Taxation: pass through entity.

LLC (limited Liability Company): is the United States-specific form of a private limited company. It is a business structure that combines the pass-through taxation of a partnership or sole proprietorship with the limited liability of a corporation. An LLC is not a corporation; it is a legal form of a company that provides limited liability to its owners in many jurisdictions. LLCs do not need to be organized for profit. In certain states businesses that provide professional services requiring a state professional license, such as legal or medical services, may not be allowed to form an LLC but may be required to form a very similar entity called a Professional Limited Liability Company (PLLC).

Today mostly limited partnership are replaced by LLCs. Issues with LLCs:

ü More appropriate for small nonpublic businesses

ü Stock exchange won’t accept LLC interest

ü Uncertainty regarding law applicability.

Corporations: is a separate entity with its own rights and independent of its shareholders; could be C or S subchapter;

Formation: articles of incorporation; create bylaws that could be modified later on;

Management: centralized management; managed by BOD: A board of directors is a body of elected or appointed members who jointly oversee the activities of a company or organization. The responsibilities of the board include:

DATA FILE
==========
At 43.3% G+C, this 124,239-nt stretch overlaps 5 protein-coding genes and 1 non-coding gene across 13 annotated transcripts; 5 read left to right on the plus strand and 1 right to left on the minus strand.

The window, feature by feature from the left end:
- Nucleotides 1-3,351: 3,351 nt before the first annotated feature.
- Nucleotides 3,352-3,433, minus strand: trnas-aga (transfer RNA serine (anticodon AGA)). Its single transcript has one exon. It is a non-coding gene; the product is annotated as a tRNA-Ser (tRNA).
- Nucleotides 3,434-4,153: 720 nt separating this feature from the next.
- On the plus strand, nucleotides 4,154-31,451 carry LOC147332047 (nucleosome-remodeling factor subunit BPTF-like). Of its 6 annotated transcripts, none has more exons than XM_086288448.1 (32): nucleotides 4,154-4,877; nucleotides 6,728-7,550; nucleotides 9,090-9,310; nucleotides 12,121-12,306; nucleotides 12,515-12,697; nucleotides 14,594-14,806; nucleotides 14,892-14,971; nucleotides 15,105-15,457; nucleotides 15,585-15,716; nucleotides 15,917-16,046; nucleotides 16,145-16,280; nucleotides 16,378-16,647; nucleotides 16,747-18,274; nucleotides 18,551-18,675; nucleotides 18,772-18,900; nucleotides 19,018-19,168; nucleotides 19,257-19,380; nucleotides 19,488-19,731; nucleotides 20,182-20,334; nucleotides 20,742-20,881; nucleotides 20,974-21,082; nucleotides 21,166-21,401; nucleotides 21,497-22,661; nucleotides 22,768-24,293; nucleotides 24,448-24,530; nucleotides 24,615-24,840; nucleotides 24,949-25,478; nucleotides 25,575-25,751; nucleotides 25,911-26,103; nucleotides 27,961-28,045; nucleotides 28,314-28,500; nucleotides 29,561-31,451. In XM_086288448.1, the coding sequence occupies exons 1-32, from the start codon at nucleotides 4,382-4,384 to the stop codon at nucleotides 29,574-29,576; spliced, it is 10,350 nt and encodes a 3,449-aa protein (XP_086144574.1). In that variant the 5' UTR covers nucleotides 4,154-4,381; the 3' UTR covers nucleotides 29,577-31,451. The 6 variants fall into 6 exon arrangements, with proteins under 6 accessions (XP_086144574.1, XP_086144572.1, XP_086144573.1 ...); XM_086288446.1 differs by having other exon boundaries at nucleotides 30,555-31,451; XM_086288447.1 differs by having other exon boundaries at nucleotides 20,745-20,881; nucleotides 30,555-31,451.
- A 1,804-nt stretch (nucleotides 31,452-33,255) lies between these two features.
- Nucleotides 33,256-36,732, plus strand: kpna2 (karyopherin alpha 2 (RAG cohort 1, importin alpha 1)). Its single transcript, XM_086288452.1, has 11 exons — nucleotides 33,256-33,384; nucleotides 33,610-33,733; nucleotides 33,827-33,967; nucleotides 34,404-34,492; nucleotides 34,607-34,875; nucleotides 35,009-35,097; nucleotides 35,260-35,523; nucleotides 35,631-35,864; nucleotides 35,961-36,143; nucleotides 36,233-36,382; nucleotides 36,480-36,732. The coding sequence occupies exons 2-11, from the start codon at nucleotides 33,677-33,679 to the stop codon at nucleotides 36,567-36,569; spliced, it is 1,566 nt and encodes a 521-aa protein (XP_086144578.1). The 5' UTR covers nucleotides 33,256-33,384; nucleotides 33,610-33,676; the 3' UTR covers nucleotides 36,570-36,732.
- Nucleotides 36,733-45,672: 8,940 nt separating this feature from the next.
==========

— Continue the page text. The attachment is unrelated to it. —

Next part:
ü governing the organization by establishing broad policies and objectives;

ü selecting, appointing, supporting and reviewing the performance of the chief executive;

ü ensuring the availability of adequate financial resources;

ü approving annual budgets;

ü accounting to the shareholders for the organization’s performance;

ü setting the salaries and compensation of company management;

Lability: limited unless corporate veil is pierced;

Duration: perpetual life, unlimited unless goes bankrupt, is merged with another company or being dissolved, free transferability;

Taxation: double in case of C corp.; treated as partnership in case of S corp.



Centralized Management:

– characterized by separation of ownership & control

– Shareholders = owners

– Board of directors = elected by shareholders and have fiduciary duties to them

– Board hires CEO/Pres

– Employees can also be owners (Stock options)

Owners Manage:

– Equal management amongst the owners (absent a contract changing relationship)